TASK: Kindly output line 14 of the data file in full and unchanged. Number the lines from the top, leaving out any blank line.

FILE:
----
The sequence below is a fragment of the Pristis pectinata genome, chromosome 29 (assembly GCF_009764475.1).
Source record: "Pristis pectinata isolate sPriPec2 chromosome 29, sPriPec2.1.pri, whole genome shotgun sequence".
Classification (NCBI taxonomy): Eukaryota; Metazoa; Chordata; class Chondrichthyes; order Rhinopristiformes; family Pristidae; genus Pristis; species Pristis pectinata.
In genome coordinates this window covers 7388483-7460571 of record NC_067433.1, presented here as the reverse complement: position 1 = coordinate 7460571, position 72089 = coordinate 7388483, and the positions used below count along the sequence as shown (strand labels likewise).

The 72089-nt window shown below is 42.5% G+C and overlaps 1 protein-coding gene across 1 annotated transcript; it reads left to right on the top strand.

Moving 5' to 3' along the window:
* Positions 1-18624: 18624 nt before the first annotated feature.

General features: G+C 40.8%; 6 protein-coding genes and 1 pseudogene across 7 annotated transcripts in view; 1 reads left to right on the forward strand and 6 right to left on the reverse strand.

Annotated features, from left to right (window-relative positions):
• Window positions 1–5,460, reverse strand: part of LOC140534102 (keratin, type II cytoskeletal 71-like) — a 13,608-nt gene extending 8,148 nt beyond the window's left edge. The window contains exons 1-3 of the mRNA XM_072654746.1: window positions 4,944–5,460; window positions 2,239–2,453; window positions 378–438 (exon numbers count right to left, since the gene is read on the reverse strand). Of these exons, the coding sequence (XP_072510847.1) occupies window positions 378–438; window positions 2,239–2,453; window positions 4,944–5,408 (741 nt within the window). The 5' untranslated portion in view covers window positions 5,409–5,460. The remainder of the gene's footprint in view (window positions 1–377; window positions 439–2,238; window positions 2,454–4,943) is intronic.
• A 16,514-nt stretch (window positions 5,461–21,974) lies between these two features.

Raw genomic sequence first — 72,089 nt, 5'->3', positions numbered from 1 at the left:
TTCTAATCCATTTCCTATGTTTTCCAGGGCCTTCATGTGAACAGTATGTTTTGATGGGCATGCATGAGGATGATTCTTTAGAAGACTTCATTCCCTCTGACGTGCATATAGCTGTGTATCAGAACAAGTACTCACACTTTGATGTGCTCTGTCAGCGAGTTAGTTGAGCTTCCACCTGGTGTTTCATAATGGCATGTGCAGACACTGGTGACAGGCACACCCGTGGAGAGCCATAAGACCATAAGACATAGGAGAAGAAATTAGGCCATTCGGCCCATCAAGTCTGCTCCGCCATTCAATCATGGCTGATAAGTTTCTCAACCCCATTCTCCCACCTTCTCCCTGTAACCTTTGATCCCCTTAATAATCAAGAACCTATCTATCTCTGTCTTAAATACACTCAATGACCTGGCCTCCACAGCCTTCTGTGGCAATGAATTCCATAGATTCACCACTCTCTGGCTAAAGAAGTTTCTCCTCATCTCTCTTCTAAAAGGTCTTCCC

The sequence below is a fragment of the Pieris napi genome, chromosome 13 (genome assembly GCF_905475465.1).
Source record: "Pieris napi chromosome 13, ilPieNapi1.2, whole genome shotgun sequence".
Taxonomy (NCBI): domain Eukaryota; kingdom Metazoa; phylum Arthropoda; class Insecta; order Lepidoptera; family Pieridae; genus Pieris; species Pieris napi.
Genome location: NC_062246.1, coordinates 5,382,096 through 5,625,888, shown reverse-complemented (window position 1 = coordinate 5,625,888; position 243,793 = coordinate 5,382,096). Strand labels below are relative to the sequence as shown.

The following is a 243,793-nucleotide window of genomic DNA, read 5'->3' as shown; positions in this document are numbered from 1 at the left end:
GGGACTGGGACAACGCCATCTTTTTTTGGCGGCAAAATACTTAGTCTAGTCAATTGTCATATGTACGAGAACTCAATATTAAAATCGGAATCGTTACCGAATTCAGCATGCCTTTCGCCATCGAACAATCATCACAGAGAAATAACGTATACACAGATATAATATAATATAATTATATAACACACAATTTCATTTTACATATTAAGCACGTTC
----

The sequence below is a fragment of the Pieris napi genome, chromosome 13 (genome assembly GCF_905475465.1).